Thursday, August 27, 2009

Robert Heinlein and Specialization

Having spent my life learning more and more about less and less, and being envious of people who know more and more and more of less and less and less, this Robert Heinlein quote offers refreshing perspective.
A human being should be able to change a diaper, plan an invasion, butcher a hog, conn a ship, design a building, write a sonnet, balance accounts, build a wall, set a bone, comfort the dying, take orders, give orders, cooperate, act alone, solve equations, analyze a new problem, pitch manure, program a computer, cook a tasty meal, fight efficiently, die gallantly. Specialization is for insects.
"Stranger in a Strange Land" by Heinlein is one my all-time favorite SciFi novels. This particular quote is not from that book, however.

Saturday, August 22, 2009

Returning to India

One of my friends from IIT Bombay, Kashyap Deorah, who moved back to India a couple of years ago has written a couple of absolutely fascinating essays on the subject. Speaking through metaphors, it dwells one level below the completely abstract, and one level above the completely mundane.

Here is are links to the first, and the second essays.

Wednesday, August 19, 2009

OpenOffice Impress + OOoLaTeX = Presentations on Steroids!

Okay, I got carried away with the title, but occasionally things happen, which forever change the way you do many regular tasks. And some irrational exuberance is warranted.

I've successfully weaned myself away from non-free software, over the last decade. So no, I don't use MS Windows, MS Office, Mathematica, SigmaPlot, Material Studio, Fluent, Matlab etc. anymore. Instead, I use Linux, LaTeX+OpenOffice, Maxima, gnuplot+xmgrace, LAMMPS, OpenFOAM, Octave etc. In most cases, my choices are superior, and in some cases, despite their flaws, they are adequate for the types of things I do, and the kind of person I am [I like command lines, can compile things from source, don't mind hacking around a little bit if short term inconvenience ensures long-term peace]. So this entry is heavily biased by my computing habits and temperament.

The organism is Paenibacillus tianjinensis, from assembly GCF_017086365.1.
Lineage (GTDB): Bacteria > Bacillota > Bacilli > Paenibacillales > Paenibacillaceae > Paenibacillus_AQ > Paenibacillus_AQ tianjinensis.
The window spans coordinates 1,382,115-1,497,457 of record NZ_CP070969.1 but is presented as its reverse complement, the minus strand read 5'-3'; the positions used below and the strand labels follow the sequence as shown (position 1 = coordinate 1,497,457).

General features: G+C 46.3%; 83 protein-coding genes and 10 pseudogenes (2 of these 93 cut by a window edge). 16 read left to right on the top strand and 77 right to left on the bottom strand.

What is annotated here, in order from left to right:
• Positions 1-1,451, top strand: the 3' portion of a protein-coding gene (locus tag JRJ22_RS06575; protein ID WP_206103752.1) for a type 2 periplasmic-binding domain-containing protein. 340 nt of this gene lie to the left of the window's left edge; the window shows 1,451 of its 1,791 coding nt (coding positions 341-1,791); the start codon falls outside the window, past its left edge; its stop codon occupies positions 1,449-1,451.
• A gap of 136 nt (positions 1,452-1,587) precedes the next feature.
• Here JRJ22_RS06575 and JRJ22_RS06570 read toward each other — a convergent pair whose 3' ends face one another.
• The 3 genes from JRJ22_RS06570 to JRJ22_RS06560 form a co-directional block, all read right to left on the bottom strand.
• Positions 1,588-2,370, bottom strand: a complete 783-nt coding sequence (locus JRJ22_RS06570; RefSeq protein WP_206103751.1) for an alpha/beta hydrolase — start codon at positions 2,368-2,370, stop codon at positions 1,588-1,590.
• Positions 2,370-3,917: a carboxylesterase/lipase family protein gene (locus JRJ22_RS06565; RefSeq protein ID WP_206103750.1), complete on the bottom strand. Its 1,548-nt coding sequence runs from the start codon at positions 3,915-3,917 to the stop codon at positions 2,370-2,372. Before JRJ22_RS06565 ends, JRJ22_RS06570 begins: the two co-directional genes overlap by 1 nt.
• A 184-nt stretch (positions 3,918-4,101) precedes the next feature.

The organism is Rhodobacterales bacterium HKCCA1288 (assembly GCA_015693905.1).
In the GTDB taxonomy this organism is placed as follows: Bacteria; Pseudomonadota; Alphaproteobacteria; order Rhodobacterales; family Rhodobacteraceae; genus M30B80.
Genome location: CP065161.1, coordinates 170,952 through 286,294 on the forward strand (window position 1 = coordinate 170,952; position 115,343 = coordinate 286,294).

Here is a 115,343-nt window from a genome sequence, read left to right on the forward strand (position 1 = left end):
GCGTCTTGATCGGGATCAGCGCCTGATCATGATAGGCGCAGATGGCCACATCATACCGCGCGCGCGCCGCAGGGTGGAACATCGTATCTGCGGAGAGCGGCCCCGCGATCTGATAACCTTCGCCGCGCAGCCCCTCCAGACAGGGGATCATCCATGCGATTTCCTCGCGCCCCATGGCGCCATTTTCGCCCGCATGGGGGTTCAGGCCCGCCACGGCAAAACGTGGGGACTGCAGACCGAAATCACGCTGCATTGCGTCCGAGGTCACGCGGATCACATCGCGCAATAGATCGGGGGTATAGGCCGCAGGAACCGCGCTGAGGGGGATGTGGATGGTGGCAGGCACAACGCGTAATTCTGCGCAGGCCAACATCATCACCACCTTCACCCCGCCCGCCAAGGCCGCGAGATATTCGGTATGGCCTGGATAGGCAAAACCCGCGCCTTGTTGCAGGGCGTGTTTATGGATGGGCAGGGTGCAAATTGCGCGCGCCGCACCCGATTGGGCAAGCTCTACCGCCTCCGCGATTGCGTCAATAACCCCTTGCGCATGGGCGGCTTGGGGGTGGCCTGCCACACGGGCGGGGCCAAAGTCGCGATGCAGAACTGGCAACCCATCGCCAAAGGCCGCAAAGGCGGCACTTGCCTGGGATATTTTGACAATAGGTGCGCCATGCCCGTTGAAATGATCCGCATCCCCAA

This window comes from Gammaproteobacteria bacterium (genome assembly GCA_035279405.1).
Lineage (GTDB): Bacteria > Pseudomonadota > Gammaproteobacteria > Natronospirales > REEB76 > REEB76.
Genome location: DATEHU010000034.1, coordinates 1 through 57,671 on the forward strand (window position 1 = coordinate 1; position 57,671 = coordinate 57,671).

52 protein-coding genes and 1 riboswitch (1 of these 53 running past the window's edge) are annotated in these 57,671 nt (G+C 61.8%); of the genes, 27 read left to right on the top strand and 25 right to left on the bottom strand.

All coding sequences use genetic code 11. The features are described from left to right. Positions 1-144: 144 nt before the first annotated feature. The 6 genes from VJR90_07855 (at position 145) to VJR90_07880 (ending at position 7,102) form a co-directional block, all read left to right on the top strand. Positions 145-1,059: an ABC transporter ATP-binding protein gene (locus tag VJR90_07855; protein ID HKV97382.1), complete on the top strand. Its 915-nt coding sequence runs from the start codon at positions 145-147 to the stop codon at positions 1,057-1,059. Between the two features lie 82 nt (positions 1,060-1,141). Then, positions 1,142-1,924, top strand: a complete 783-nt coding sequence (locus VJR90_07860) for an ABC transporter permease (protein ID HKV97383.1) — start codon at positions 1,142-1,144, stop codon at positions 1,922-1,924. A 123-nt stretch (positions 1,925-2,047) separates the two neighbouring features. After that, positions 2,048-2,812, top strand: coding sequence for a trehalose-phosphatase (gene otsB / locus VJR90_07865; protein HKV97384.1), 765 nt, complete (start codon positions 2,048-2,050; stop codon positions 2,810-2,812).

I've never really liked how equations turn up on MS Office or OpenOffice (without paying for MathType - I'm cheap I told you!). Presentations using a LaTeX class like beamer or seminar, is an option, but most of my presentations unlike my documents don't have too much cross-referencing, structure, etc. What I really miss is professional layout of mathematical formulae. Recently, I started using this plugin called OOOLaTeX. Installing it on OOo 3.0 was a breeze. This is on a Linux machine, on which LaTeX and ghostscript were already installed.

1. Just go to Tools -> Extension Manager -> Get More Extensions here.
2. Search for OOOLaTeX
3. "Get It", which allows to download an "oxt" file.
4. Install it, by choosing "Add" in the extension manager.
5. Download "Bakoma" fonts (which look like the Computer Modern fonts in standard LaTeX documents) and push them into your fonts directory.

You're set. The following is my own document. The one above, obviously, is not mine. I got that from the official Screenshots (the writer is French).

Saturday, August 15, 2009

I love IIT Bombay!

Didn't notice this before, but am glad my alma mater is taking a stand!

I have nothing personally against Microsoft, and I am not against commercial software, although I don't use much of it. But I am most certainly for open formats like PDF, ODF, SVG etc.

Wednesday, August 12, 2009

Does the human skin sense temperature?

The answer is no, if you are in a hurry. But if you have time, let me pose a puzzle:

"Your body temperature is about 37C or 98F depending on which side of the Atlantic you are. If you are like most people it "feels" quite uncomfortable when the temperature outside is 37C. When asked most people say they like 20-27C (or 65-80F). "